Liberty 12 years, 7 months ago

Might try putting a natural gas vent free heater in the basement on a wall mount arrangement. Then when running it (on thermostat) leave the fireplace vent open upstairs for ventilation to constantly bring in fresh air slowly through the cracks in the house. It saves nearly 50% on bills and it does not require electric power to distribute the heat (the cold air will go downstairs to the heater naturally and the heat will rise) and you stay toasty warm and you do not loose humidity (in fact you will probably maintain 40-50% humidity during the winter, unlike a normal forced air gas unit; it will dehydrate the air in your house rapidly. A 30,000 btu wall unit will heat a house of about 1400 sq. ft or so. If it gets real cold, you still have the big heater to assist. A wood burning fireplace in the basement would do well too.

oldfashiongirl 12 years, 7 months ago

Scott: You're getting bamboozled by your turning the dryer on at night comment. It is not so ridiculous. I lived in Rotterdam, Holland for years and our electric meter had a day rate from 6:00AM to 10:00 PM, higher, and then a nite rate from 10PM to 6:AM, much lower. I did my ironing, vacuuming and baking and washing my clothes during that time. Would that they do that here!

Credit Card debt. I pay off my credit card (one) every month and I get 1% back as a cash bonus for items I charge, which is about everything.

I am almost 80 and have not paid one red cent in interest charges, except for my home mortgage which I doubled up on payments and have paid cash for all my houses, cars, furniture, etc for 30 years or more. Don't owe anyone anything. Have even prepaid my burial expenses and headstone.

Ceallach: You asked about cornbread. No, I don't put sugar in it and only use coarse yellow meal. Here is my dad's recipe for "Cornbread hoecakes:

1 c. yellow cornmeal, 1 t. baking powder, 1/2 t. baking soda, 1/2 t. salt, 1 egg (beaten), 1 c. buttermilk, 1 T. bacon drippings. Mix first 4 ingredients, add remaining ingredients, mixing well. Heat a cast iron skillet till very hot and add oil or bacon grease. Place batter by spoonfuls to make 3" cakes. Cook about 3 minutes and turn one time and cook another 3 minutes. Have lots of butter nearby to slather on! Enjoy!! For "cornbread dressing I double the recipe and put about 1 t. of the meal in my hot pan to give it a crusty, crunchy taste before adding the batter. Bake at 450 degrees for about 35 min. till browned. Cool and crumble and add to your other dressing ingredients.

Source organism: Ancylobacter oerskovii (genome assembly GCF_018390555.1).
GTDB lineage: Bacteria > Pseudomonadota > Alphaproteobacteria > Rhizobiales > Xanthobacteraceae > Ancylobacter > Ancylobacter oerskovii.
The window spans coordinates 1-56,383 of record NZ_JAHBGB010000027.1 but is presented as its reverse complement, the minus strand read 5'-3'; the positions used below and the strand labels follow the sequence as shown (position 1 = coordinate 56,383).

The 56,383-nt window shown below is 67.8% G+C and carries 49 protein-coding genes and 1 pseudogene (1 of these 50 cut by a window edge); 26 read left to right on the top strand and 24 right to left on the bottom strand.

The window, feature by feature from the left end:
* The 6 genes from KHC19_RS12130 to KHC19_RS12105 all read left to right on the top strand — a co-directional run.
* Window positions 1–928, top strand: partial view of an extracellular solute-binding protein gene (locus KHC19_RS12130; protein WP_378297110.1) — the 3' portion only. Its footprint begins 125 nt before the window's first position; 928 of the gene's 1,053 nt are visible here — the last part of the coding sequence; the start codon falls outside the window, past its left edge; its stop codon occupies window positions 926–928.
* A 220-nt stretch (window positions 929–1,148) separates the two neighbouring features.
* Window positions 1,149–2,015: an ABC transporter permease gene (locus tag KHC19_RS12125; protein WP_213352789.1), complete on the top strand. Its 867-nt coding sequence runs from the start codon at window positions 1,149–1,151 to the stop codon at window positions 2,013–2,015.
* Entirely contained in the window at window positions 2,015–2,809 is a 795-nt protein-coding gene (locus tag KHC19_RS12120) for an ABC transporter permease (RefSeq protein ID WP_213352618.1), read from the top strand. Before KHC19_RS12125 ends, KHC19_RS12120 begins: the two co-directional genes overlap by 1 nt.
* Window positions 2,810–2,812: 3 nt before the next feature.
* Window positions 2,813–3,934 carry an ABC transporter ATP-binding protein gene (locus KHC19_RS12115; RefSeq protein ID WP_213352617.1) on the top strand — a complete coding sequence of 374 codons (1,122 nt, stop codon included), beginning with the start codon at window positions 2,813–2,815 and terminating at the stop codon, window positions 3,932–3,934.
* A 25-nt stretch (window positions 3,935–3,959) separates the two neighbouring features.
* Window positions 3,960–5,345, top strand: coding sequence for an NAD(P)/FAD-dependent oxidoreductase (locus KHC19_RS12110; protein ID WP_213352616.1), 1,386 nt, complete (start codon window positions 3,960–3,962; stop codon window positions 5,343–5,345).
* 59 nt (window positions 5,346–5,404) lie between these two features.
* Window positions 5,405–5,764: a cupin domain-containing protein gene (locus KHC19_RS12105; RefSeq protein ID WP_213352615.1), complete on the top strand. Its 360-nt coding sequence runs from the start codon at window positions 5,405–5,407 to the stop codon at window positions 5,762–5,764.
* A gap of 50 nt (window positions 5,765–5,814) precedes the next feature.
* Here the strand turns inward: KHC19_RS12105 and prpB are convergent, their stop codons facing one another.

Jayhawk226 12 years, 7 months ago

Sigmund, I thank you for your added information....much appreciated!

Liberty 12 years, 7 months ago


The approx. cost of the heater is 225 federal reserve notes. The btu rating on most avg. home heaters is 100,000 -150,000 btu. Calculate how long your heater stays on during a typical winter day. Remember that it is using power to run the blower motor and consuming natural gas at that rate (it also burns gas when the motor is not running during warm up). In comparison, the wall unit uses 30,000 btu max and reduces to 10,000 btu as the house warms. You will find that the wall unit is comparable to a hot water heater in consumption rate but it runs longer. It also uses no electric power.

I'm sure it will be different for every house, but I find that it works quite well. The only thing is the thermostat is not perfect at maintaining the temperature upstairs. You may have to adjust it up or down until you find the best setting. After considering the electricity saved and the gas consumption reduced, I have found that I am ahead using the wall unit and the main unit for backup.

Liberty 12 years, 7 months ago

I might also add, that since the wall natural gas heater unit does not use power, it is a good unit to have if the power goes out due to an ice storm etc. You will continue to have a source of heat (as long as there is natural gas available) while others that need a blower to distribute the heated air will freeze. I nice feature to have on hand... :-)

bearded_gnome 12 years, 7 months ago

OFG, nothing beats cornbread stuffing! you keep on!

we put waterchestnuts, tons of garlic, and of course sage in ours.